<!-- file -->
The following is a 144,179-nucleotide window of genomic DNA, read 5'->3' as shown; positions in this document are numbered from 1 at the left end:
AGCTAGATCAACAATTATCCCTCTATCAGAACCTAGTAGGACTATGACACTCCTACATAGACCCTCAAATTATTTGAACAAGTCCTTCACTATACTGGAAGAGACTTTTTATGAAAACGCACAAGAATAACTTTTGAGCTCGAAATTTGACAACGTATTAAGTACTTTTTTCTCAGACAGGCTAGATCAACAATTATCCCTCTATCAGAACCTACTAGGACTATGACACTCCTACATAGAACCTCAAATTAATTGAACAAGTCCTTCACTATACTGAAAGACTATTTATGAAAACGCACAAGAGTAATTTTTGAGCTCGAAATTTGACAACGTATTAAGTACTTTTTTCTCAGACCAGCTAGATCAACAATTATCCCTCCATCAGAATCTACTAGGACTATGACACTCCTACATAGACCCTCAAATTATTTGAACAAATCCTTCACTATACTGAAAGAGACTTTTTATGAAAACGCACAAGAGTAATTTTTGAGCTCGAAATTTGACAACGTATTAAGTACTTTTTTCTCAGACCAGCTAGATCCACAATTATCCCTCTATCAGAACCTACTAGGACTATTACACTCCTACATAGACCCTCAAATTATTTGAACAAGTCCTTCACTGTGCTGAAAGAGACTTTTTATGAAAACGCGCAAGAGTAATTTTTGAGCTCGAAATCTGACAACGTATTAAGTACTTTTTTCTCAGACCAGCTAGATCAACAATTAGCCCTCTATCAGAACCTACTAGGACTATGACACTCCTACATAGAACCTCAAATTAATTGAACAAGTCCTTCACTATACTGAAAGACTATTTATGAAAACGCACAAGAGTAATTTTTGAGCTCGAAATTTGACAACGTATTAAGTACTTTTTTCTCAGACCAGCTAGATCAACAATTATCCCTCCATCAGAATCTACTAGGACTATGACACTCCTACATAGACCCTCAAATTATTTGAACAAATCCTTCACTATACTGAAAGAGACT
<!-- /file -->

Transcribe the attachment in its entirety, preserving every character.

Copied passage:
The following is a 144,179-nucleotide window of genomic DNA, read 5'->3' as shown; positions in this document are numbered from 1 at the left end:
AGCTAGATCAACAATTATCCCTCTATCAGAACCTAGTAGGACTATGACACTCCTACATAGACCCTCAAATTATTTGAACAAGTCCTTCACTATACTGGAAGAGACTTTTTATGAAAACGCACAAGAATAACTTTTGAGCTCGAAATTTGACAACGTATTAAGTACTTTTTTCTCAGACAGGCTAGATCAACAATTATCCCTCTATCAGAACCTACTAGGACTATGACACTCCTACATAGAACCTCAAATTAATTGAACAAGTCCTTCACTATACTGAAAGACTATTTATGAAAACGCACAAGAGTAATTTTTGAGCTCGAAATTTGACAACGTATTAAGTACTTTTTTCTCAGACCAGCTAGATCAACAATTATCCCTCCATCAGAATCTACTAGGACTATGACACTCCTACATAGACCCTCAAATTATTTGAACAAATCCTTCACTATACTGAAAGAGACTTTTTATGAAAACGCACAAGAGTAATTTTTGAGCTCGAAATTTGACAACGTATTAAGTACTTTTTTCTCAGACCAGCTAGATCCACAATTATCCCTCTATCAGAACCTACTAGGACTATTACACTCCTACATAGACCCTCAAATTATTTGAACAAGTCCTTCACTGTGCTGAAAGAGACTTTTTATGAAAACGCGCAAGAGTAATTTTTGAGCTCGAAATCTGACAACGTATTAAGTACTTTTTTCTCAGACCAGCTAGATCAACAATTAGCCCTCTATCAGAACCTACTAGGACTATGACACTCCTACATAGAACCTCAAATTAATTGAACAAGTCCTTCACTATACTGAAAGACTATTTATGAAAACGCACAAGAGTAATTTTTGAGCTCGAAATTTGACAACGTATTAAGTACTTTTTTCTCAGACCAGCTAGATCAACAATTATCCCTCCATCAGAATCTACTAGGACTATGACACTCCTACATAGACCCTCAAATTATTTGAACAAATCCTTCACTATACTGAAAGAGACT